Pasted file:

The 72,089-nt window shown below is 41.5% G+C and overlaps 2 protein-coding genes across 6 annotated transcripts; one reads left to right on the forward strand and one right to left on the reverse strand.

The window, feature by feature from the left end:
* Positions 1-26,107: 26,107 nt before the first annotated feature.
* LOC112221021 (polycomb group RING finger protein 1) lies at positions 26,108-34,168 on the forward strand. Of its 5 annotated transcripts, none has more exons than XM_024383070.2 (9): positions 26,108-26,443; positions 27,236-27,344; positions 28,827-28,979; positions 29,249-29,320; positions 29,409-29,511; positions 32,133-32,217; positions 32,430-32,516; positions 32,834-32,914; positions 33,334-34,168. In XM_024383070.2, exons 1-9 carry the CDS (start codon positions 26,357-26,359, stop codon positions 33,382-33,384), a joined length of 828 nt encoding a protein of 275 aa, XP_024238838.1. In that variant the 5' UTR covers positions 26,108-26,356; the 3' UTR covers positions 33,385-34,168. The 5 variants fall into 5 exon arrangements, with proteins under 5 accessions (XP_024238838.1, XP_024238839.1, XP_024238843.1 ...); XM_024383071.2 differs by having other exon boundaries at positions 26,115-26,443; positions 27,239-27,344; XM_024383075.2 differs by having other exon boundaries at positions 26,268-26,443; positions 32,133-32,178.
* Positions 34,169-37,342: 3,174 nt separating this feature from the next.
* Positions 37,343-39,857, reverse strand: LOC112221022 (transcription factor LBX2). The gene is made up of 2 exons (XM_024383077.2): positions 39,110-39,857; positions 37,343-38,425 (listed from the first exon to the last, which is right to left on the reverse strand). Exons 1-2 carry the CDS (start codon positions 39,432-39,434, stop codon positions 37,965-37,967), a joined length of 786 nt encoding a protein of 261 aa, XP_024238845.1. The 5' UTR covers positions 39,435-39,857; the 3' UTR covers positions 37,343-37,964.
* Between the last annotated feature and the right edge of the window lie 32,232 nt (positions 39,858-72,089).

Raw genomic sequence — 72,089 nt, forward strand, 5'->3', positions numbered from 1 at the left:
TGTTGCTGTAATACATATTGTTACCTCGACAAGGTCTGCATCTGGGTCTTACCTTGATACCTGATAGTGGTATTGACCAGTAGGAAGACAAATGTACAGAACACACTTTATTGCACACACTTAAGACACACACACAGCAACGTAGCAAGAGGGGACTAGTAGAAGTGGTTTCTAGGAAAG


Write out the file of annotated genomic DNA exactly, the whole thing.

The 72,089-nt window shown below is 41.5% G+C and overlaps 2 protein-coding genes across 6 annotated transcripts; one reads left to right on the forward strand and one right to left on the reverse strand.

The window, feature by feature from the left end:
* Positions 1-26,107: 26,107 nt before the first annotated feature.
* LOC112221021 (polycomb group RING finger protein 1) lies at positions 26,108-34,168 on the forward strand. Of its 5 annotated transcripts, none has more exons than XM_024383070.2 (9): positions 26,108-26,443; positions 27,236-27,344; positions 28,827-28,979; positions 29,249-29,320; positions 29,409-29,511; positions 32,133-32,217; positions 32,430-32,516; positions 32,834-32,914; positions 33,334-34,168. In XM_024383070.2, exons 1-9 carry the CDS (start codon positions 26,357-26,359, stop codon positions 33,382-33,384), a joined length of 828 nt encoding a protein of 275 aa, XP_024238838.1. In that variant the 5' UTR covers positions 26,108-26,356; the 3' UTR covers positions 33,385-34,168. The 5 variants fall into 5 exon arrangements, with proteins under 5 accessions (XP_024238838.1, XP_024238839.1, XP_024238843.1 ...); XM_024383071.2 differs by having other exon boundaries at positions 26,115-26,443; positions 27,239-27,344; XM_024383075.2 differs by having other exon boundaries at positions 26,268-26,443; positions 32,133-32,178.
* Positions 34,169-37,342: 3,174 nt separating this feature from the next.
* Positions 37,343-39,857, reverse strand: LOC112221022 (transcription factor LBX2). The gene is made up of 2 exons (XM_024383077.2): positions 39,110-39,857; positions 37,343-38,425 (listed from the first exon to the last, which is right to left on the reverse strand). Exons 1-2 carry the CDS (start codon positions 39,432-39,434, stop codon positions 37,965-37,967), a joined length of 786 nt encoding a protein of 261 aa, XP_024238845.1. The 5' UTR covers positions 39,435-39,857; the 3' UTR covers positions 37,343-37,964.
* Between the last annotated feature and the right edge of the window lie 32,232 nt (positions 39,858-72,089).

Raw genomic sequence — 72,089 nt, forward strand, 5'->3', positions numbered from 1 at the left:
TGTTGCTGTAATACATATTGTTACCTCGACAAGGTCTGCATCTGGGTCTTACCTTGATACCTGATAGTGGTATTGACCAGTAGGAAGACAAATGTACAGAACACACTTTATTGCACACACTTAAGACACACACACAGCAACGTAGCAAGAGGGGACTAGTAGAAGTGGTTTCTAGGAAAG